“In recent weeks, Chinese Internet users have reported difficulty accessing Gmail, causing speculation that the Chinese government is upgrading the infamous Great Firewall of China to step up its efforts to control the flow of information on the web.
It’s no secret that China is planning to tighten its control of the country’s Internet access, but given the government’s unpredictability it’s hard to tell what this means for Gmail. While popular social networks like Twitter and Facebook have been blocked for a long time, LinkedIn was blocked at one stage and then made available again after a day. Bill Bishop, an independent analyst who watches China’s Internet market, was quoted in PC World:
China routinely blocks overseas websites and takes down content it deems politically sensitive. But the problem with Gmail could mark a new tactic to disrupt services without blocking a site completely, said Bill Bishop, an independent analyst who watches China’s Internet market.
“The people behind the Great Firewall have clearly upped their game,” he said.
Gmail users have been complaining on Chinese microblogs and on Twitter that the service has been slow or inaccessible. Google spokeswoman Christine Chen said the service is not having technical difficulties and it is more likely an issue on the government’s end.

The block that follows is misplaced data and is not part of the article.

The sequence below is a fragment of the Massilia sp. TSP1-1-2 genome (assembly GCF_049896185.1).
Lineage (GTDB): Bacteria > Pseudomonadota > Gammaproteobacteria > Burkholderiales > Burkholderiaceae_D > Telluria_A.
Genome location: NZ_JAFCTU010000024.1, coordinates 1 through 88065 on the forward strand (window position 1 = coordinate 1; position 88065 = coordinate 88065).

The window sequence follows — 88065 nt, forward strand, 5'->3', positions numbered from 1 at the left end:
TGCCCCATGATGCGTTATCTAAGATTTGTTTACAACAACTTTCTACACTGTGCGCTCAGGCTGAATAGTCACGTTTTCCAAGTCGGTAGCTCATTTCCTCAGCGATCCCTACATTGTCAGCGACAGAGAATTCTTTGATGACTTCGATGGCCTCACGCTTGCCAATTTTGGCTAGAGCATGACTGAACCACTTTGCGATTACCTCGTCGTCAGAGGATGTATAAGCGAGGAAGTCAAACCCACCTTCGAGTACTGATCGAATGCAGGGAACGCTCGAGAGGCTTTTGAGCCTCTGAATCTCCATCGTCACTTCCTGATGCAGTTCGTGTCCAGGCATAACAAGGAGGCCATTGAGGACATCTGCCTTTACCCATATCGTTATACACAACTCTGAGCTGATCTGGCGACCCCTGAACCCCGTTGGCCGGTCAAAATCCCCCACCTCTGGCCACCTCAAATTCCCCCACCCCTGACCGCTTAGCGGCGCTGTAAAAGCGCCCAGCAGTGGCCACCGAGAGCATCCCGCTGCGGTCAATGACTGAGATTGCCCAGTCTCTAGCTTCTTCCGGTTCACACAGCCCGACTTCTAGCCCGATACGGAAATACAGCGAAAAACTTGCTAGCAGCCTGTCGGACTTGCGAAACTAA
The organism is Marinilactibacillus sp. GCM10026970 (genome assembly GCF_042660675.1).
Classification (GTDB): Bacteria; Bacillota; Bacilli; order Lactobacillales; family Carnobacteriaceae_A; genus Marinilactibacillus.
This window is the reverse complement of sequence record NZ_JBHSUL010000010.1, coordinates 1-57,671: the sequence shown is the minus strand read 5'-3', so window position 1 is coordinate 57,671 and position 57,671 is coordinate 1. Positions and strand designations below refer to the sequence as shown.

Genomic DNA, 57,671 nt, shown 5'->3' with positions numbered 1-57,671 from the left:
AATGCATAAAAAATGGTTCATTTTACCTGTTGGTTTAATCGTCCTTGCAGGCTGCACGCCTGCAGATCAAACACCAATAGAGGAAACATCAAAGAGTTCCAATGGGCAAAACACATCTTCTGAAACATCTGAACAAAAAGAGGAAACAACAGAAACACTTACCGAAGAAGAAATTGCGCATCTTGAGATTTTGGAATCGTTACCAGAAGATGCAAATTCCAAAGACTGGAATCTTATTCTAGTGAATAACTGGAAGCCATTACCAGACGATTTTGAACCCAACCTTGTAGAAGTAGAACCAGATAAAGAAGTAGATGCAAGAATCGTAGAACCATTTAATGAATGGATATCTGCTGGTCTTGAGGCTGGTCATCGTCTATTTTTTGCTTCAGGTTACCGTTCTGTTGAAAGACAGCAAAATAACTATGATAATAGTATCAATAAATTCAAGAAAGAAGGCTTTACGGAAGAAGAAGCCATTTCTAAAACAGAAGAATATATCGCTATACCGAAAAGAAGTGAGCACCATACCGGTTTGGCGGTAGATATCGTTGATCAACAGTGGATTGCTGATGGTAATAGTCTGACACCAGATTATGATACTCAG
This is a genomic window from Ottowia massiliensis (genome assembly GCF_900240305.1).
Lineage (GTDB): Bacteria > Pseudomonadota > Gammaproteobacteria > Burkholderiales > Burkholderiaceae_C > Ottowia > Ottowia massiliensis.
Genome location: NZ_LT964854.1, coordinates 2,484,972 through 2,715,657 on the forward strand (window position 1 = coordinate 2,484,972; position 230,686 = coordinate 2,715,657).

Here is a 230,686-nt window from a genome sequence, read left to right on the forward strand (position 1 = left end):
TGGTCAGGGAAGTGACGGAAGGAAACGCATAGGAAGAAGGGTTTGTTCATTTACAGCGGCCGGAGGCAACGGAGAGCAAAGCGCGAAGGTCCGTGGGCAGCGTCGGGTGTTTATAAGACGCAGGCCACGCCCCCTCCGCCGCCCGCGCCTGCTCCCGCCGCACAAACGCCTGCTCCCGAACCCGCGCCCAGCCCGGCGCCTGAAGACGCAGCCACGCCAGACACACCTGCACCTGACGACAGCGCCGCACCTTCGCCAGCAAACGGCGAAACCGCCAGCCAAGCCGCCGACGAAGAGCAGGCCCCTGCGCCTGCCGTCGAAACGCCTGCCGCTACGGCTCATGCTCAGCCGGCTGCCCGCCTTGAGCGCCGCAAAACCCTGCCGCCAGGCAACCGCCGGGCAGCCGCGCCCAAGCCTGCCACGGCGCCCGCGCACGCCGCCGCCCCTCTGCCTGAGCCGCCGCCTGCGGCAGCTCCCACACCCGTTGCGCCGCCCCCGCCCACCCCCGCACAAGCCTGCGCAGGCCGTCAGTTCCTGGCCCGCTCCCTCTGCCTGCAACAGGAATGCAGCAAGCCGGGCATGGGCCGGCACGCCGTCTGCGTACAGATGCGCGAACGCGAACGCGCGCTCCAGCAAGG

That is a real advance because what we’re seeing is not just an address list that’s blocked, or not just servers names and keywords that are blocked, but what appears to be some kind of understanding of the service that is provided by the page. And specifically what we’re seeing that’s really changed is very wide scale blocking of things that may be used as communication tools, as rapid communication tools, of the Facebook/Twitter kind, that have been to various degrees hyped as playing a part in recent events in the Middle East, and other places.
With recent uprisings in multiple Middle Eastern countries attributed to social media, China’s Internet censors were likely told “to squeeze even harder”, said Bishop, who believes the Gmail interruptions represent a shift in policy decision. This may also affect users who rely on VPNs to circumvent the Great Firewall because the problems come with increasing technological complexity in the Firewall’s network configurations.
What’s next? A China Gmail clone?